Jade Pass Trail, Mt. Revelstoke
Revelstoke is a year-round adventure playground for the whole family, offering the outdoor enthusiast a taste of everything through all seasons. Located at the north end of the Arrow Lakes & Slocan Valley region in the British Columbia’s Kootenay Rockies and nestled between the Monashee and Selkirk mountain ranges, this region is the gateway to nearby Mt. Revelstoke and Glacier National Parks with giant old-growth forests, glaciers and stunning views. Skiing, mountain biking, hiking, golf, attractions, paddle boarding, white water rafting, cat and heli skiing are all here to create lasting memories.
On the Trans-Canada Highway between Calgary and Vancouver, 410 km (255 mi) west of Calgary on Hwy 1, and 565 km (351 mi) northeast of Vancouver via Highways 1 & 5. The community of Sicamous is 73 km (45 mi) west of Revelstoke on Hwy 1. South via Hwy 23 is Nakusp at 105 km (65 mi) which includes a short ferry ride.
In 1871, British Columbia agreed to join the Canadian Federation, based on the promise of a trans-continental railway to connect Western and Eastern Canada. The project proved to be extremely dangerous and expensive. In the summer of 1885, as the project was nearing completion, the banking firm Baring and Glyn saved the Canadian Pacific Railway from bankruptcy by buying the company’s bonds. Consequently, the community of Farwell was renamed by the CPR to honour Lord Revelstoke, the head of Baring and Glyn.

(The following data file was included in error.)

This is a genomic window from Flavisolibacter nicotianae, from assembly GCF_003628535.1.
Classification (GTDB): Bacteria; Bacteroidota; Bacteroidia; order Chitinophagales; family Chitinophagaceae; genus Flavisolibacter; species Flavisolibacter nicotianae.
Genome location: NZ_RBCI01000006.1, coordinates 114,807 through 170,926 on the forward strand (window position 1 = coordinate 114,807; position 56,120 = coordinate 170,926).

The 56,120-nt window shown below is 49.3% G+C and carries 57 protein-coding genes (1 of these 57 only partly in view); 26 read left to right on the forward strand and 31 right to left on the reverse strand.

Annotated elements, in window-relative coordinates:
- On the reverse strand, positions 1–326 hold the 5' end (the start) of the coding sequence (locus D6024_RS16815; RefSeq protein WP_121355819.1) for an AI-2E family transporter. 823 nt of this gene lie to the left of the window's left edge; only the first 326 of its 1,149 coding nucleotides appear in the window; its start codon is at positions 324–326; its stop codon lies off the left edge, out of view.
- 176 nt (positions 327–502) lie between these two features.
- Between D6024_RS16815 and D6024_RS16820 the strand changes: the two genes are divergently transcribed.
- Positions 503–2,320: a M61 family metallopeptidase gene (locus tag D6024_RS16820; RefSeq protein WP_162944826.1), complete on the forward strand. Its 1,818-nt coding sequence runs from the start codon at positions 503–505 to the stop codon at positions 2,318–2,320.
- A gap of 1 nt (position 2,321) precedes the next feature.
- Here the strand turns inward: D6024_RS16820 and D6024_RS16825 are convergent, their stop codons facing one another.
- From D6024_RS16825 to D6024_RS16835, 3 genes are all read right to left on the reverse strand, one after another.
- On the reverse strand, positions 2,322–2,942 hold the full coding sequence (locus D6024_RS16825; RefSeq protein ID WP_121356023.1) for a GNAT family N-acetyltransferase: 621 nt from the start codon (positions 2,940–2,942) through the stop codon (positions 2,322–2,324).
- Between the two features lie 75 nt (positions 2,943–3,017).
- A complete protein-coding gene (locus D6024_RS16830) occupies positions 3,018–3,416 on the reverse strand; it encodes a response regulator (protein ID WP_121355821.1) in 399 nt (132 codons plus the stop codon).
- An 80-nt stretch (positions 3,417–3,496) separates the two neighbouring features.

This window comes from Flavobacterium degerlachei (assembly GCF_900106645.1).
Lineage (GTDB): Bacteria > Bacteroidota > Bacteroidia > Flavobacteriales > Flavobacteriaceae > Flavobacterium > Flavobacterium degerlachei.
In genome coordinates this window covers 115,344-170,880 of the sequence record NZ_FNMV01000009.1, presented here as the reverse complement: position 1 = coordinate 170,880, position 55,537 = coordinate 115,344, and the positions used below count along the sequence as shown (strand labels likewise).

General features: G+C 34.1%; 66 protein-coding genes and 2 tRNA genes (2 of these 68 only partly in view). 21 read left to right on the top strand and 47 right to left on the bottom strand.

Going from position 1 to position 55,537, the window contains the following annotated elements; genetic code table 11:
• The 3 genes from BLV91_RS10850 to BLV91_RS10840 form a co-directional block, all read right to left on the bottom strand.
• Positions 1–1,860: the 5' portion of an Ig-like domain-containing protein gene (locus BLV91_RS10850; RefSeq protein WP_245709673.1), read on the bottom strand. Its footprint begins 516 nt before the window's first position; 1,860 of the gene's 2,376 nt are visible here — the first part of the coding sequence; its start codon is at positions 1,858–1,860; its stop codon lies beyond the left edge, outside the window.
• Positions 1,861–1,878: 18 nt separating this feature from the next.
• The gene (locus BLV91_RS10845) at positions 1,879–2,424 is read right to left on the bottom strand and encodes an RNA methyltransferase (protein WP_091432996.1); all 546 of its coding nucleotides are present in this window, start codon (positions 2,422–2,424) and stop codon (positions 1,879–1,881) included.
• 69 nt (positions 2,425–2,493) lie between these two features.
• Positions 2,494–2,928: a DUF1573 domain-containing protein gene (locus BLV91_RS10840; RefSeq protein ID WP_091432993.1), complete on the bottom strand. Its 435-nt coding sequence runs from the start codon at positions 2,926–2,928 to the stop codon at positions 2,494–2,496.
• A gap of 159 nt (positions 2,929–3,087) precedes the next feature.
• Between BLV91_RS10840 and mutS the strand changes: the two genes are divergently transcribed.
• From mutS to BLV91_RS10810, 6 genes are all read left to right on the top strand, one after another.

Revelstoke had become a prominent transportation and supply town serving the gold rush companies in the early 1880s and when the railway arrived in 1885 the town flourished becoming an important part of the trade route getting supplies in and out of the region. With the advent of the CPR, a lucrative forestry industry also developed. Revelstoke was officially incorporated as a city in 1899.
Craigellachie, just east of Revelstoke, is where The Last Spike on the Canadian Pacific Railway was driven on November 7, 1885. This was the point where the railway, which was built from both ends of the country, met.